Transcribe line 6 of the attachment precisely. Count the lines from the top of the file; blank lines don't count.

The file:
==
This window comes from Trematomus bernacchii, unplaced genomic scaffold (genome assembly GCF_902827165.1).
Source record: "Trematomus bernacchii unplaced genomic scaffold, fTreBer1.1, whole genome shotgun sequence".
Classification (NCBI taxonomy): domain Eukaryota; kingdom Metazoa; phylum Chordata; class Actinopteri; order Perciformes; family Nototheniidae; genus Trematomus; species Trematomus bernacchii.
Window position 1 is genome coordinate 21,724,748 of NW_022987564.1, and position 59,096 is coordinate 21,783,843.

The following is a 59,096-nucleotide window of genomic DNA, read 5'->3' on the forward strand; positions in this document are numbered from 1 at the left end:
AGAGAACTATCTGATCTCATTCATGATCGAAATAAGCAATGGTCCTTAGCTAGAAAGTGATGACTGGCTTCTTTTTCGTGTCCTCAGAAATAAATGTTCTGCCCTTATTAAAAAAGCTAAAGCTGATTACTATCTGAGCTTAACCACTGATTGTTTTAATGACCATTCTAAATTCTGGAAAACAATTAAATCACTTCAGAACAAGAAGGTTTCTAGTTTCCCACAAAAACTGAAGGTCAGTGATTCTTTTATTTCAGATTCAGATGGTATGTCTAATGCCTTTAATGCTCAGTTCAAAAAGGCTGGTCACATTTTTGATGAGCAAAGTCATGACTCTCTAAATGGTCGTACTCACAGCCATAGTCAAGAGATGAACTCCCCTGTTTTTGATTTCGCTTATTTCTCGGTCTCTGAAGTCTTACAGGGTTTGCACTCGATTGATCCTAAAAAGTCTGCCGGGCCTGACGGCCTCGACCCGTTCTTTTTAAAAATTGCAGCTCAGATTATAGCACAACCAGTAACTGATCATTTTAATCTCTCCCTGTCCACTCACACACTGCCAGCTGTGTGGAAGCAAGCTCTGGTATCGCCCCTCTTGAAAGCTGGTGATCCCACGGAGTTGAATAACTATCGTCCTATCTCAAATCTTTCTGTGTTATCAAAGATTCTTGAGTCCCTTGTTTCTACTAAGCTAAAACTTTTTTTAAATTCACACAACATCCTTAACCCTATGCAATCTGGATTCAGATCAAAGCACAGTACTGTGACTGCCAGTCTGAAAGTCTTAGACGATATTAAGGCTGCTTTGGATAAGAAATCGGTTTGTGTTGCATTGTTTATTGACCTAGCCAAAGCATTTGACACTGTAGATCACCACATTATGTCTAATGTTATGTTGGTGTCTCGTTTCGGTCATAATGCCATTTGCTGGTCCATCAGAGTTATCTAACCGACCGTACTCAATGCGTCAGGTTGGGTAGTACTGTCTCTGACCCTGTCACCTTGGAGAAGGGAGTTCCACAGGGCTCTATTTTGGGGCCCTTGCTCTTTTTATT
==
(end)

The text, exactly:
AGAGAACTATCTGATCTCATTCATGATCGAAATAAGCAATGGTCCTTAGCTAGAAAGTGATGACTGGCTTCTTTTTCGTGTCCTCAGAAATAAATGTTCTGCCCTTATTAAAAAAGCTAAAGCTGATTACTATCTGAGCTTAACCACTGATTGTTTTAATGACCATTCTAAATTCTGGAAAACAATTAAATCACTTCAGAACAAGAAGGTTTCTAGTTTCCCACAAAAACTGAAGGTCAGTGATTCTTTTATTTCAGATTCAGATGGTATGTCTAATGCCTTTAATGCTCAGTTCAAAAAGGCTGGTCACATTTTTGATGAGCAAAGTCATGACTCTCTAAATGGTCGTACTCACAGCCATAGTCAAGAGATGAACTCCCCTGTTTTTGATTTCGCTTATTTCTCGGTCTCTGAAGTCTTACAGGGTTTGCACTCGATTGATCCTAAAAAGTCTGCCGGGCCTGACGGCCTCGACCCGTTCTTTTTAAAAATTGCAGCTCAGATTATAGCACAACCAGTAACTGATCATTTTAATCTCTCCCTGTCCACTCACACACTGCCAGCTGTGTGGAAGCAAGCTCTGGTATCGCCCCTCTTGAAAGCTGGTGATCCCACGGAGTTGAATAACTATCGTCCTATCTCAAATCTTTCTGTGTTATCAAAGATTCTTGAGTCCCTTGTTTCTACTAAGCTAAAACTTTTTTTAAATTCACACAACATCCTTAACCCTATGCAATCTGGATTCAGATCAAAGCACAGTACTGTGACTGCCAGTCTGAAAGTCTTAGACGATATTAAGGCTGCTTTGGATAAGAAATCGGTTTGTGTTGCATTGTTTATTGACCTAGCCAAAGCATTTGACACTGTAGATCACCACATTATGTCTAATGTTATGTTGGTGTCTCGTTTCGGTCATAATGCCATTTGCTGGTCCATCAGAGTTATCTAACCGACCGTACTCAATGCGTCAGGTTGGGTAGTACTGTCTCTGACCCTGTCACCTTGGAGAAGGGAGTTCCACAGGGCTCTATTTTGGGGCCCTTGCTCTTTTTATT